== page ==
CONSTRAINT + (Constraint name) + FOREIGN key(Customer_ID) REFERENCES customers(Customer_ID),
CONSTRAINT FOREIGN key(Bag_ID) REFERENCES bags(Bag_ID)
);

### 9.5 view

create view table_name as + sentence

mysql> ALTER VIEW view_students_info
-> AS SELECT id,name,age
-> FROM tb_students_info;

mysql> DESC view_students_info;
+-------+-------------+------+-----+---------+-------+
| Field | Type        | Null | Key | Default | Extra |
+-------+-------------+------+-----+---------+-------+
| id    | int(11)     | NO   |     | 0       |       |
| name  | varchar(45) | YES  |     | NULL    |       |
| age   | int(11)     | YES  |     | NULL    |       |
+-------+-------------+------+-----+---------+-------+

drop view view_name

### 9.6 Oracle view

1.Primary key constraint
delete:alter table table_name drop primary key
2.Non NULL constraint
add to:alter  table table_name modify Column name data type  not null
delete:alter table table_name modify Column name data type null
3.Unique constraint
delete:alter table table_name drop key Constraint name
4.Automatic growth
add to:alter table table_name  modify Listing int  auto_increment
delete:alter table table_name modify Listing int
5.Foreign key constraint
add to:alter table table_name add constraint Constraint name foreign key(Foreign key column)
references Primary key table (primary key column)
delete:
First step:Delete foreign key
alter table table_name drop foreign key Constraint name
Step 2:Delete index
alter  table table_name drop  index Index name
[^1]:
The constraint name is the same as the index name
6.Default value
add to:alter table table_name alter Listing  set default 'value'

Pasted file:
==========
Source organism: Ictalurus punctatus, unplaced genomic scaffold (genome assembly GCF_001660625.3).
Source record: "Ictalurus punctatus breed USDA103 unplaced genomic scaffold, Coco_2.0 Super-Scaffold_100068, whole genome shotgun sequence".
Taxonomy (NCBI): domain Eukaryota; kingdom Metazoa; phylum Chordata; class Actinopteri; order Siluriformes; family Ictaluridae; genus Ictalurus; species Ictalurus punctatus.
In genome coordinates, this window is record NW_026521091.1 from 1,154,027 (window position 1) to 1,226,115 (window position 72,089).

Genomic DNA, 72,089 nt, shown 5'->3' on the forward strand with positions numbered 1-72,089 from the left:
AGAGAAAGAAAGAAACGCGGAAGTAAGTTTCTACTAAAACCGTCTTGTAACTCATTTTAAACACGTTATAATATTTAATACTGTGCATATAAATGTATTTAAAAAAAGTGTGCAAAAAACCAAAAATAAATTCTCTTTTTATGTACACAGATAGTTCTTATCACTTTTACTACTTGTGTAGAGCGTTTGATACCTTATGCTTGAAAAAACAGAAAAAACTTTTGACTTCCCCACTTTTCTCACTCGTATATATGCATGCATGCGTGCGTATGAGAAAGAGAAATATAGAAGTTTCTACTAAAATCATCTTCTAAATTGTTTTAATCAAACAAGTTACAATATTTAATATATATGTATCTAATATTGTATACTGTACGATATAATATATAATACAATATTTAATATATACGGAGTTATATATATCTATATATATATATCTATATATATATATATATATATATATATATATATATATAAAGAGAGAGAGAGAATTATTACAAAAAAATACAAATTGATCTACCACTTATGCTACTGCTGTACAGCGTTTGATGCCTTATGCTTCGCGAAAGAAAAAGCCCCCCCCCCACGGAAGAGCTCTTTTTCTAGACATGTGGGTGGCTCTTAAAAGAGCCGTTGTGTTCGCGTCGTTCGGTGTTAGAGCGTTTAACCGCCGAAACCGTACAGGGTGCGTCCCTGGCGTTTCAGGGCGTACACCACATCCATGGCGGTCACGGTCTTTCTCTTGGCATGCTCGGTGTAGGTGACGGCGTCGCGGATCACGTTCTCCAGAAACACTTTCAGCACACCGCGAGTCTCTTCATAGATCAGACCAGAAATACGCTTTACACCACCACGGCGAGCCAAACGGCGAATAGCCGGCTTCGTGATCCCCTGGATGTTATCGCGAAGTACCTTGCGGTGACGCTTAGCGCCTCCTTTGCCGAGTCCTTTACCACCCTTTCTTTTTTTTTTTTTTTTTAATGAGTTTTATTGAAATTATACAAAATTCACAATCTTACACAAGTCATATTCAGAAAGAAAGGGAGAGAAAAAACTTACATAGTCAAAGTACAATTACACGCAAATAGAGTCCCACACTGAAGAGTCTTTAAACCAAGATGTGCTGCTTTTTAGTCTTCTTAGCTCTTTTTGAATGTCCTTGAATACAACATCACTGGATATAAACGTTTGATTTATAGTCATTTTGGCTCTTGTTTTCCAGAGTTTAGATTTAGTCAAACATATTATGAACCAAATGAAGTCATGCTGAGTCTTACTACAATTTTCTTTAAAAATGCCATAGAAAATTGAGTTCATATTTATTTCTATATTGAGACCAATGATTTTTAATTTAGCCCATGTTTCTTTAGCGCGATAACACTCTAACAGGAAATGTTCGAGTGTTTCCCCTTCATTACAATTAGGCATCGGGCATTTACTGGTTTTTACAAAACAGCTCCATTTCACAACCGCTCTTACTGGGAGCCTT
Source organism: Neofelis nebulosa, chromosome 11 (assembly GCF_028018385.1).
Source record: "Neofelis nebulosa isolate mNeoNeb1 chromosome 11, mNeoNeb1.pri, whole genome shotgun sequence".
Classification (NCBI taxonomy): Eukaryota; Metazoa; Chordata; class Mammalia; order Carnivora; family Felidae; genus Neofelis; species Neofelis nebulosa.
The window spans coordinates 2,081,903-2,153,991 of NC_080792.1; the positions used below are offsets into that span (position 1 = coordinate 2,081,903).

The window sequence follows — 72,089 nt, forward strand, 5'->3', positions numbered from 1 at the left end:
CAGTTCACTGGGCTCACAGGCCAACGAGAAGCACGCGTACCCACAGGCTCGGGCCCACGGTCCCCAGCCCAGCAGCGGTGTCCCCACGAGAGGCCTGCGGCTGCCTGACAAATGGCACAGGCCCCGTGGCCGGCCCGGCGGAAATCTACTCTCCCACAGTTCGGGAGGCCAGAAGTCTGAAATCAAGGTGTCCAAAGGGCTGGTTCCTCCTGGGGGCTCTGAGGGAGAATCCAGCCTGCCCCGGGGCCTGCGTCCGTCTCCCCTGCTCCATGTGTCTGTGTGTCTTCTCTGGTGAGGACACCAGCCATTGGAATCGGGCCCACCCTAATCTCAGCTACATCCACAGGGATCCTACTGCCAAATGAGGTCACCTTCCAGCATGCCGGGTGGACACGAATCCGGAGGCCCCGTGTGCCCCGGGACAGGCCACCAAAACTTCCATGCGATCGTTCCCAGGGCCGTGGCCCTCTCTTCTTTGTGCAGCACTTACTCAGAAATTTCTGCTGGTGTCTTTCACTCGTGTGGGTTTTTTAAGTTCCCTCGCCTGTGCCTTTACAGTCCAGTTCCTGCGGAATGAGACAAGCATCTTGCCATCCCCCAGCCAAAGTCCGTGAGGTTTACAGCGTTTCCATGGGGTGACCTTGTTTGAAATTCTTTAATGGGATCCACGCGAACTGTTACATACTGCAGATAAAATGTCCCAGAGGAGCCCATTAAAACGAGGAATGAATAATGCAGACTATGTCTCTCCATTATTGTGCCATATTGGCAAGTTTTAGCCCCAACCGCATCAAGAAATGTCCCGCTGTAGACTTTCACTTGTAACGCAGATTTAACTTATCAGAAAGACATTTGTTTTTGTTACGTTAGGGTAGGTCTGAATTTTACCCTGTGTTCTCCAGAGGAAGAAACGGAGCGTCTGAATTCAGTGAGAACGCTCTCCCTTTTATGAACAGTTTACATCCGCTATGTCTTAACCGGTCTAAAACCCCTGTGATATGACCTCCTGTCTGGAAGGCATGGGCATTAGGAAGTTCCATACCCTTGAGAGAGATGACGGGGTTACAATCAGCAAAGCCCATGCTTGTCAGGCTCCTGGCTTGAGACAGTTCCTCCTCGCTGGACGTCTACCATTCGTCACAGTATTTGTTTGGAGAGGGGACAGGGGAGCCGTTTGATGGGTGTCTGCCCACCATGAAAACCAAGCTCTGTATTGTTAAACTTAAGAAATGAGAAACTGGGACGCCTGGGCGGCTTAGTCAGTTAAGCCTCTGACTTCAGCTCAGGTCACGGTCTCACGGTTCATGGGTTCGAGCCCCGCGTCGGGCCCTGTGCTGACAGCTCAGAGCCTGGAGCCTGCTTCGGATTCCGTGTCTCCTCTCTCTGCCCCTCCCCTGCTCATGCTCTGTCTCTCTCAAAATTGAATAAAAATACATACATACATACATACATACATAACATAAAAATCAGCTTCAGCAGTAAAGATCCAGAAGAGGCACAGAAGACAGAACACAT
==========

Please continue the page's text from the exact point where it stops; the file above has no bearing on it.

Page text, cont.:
delete:alter table table_name alter Listing  drop default

### 9.9 HAVING

After where and having, there are filter criteria, but there are differences:

1.where before group by, having after group by

2. Aggregate functions (avg, sum, max, min, count) cannot be placed after where as a condition, but can be placed after having

SELECT Websites.name, SUM(access_log.count) AS nums FROM Websites
INNER JOIN access_log
ON Websites.id=access_log.site_id
WHERE Websites.alexa < 200
GROUP BY Websites.name
HAVING SUM(access_log.count) > 200;

### 9.10 DISTINCT

mysql> select DISTINCT(name) from info;
+------+
| name |
+------+
| dcj  |
+------+
3 rows in set (0.00 sec)

### 9.11 INNER JOIN

When using join, the differences between on and where conditions are as follows:

1. The on condition is used when generating temporary tables. It returns the records in the left table regardless of whether the condition in on is true or not.
2. The where condition is the condition for filtering the temporary table after the temporary table is generated. At this time, there is no meaning of left join (the records in the left table must be returned). If the condition is not true, all items will be filtered out.

### 9.12 LEFT /RIGHT JOIN

The left table lists them all

### 9.15 UNOIN / intersect / minus

The UNION operator is used to combine the result sets of two or more SELECT statements.

Note that each SELECT statement inside a UNION must have the same number of columns. Columns must also have similar data types. At the same time, the order of columns in each SELECT statement must be the same.

SELECT column_name(s) FROM table1
UNION ALL(No, ALL) Default de duplication/ instersect/ minus
SELECT column_name(s) FROM table2;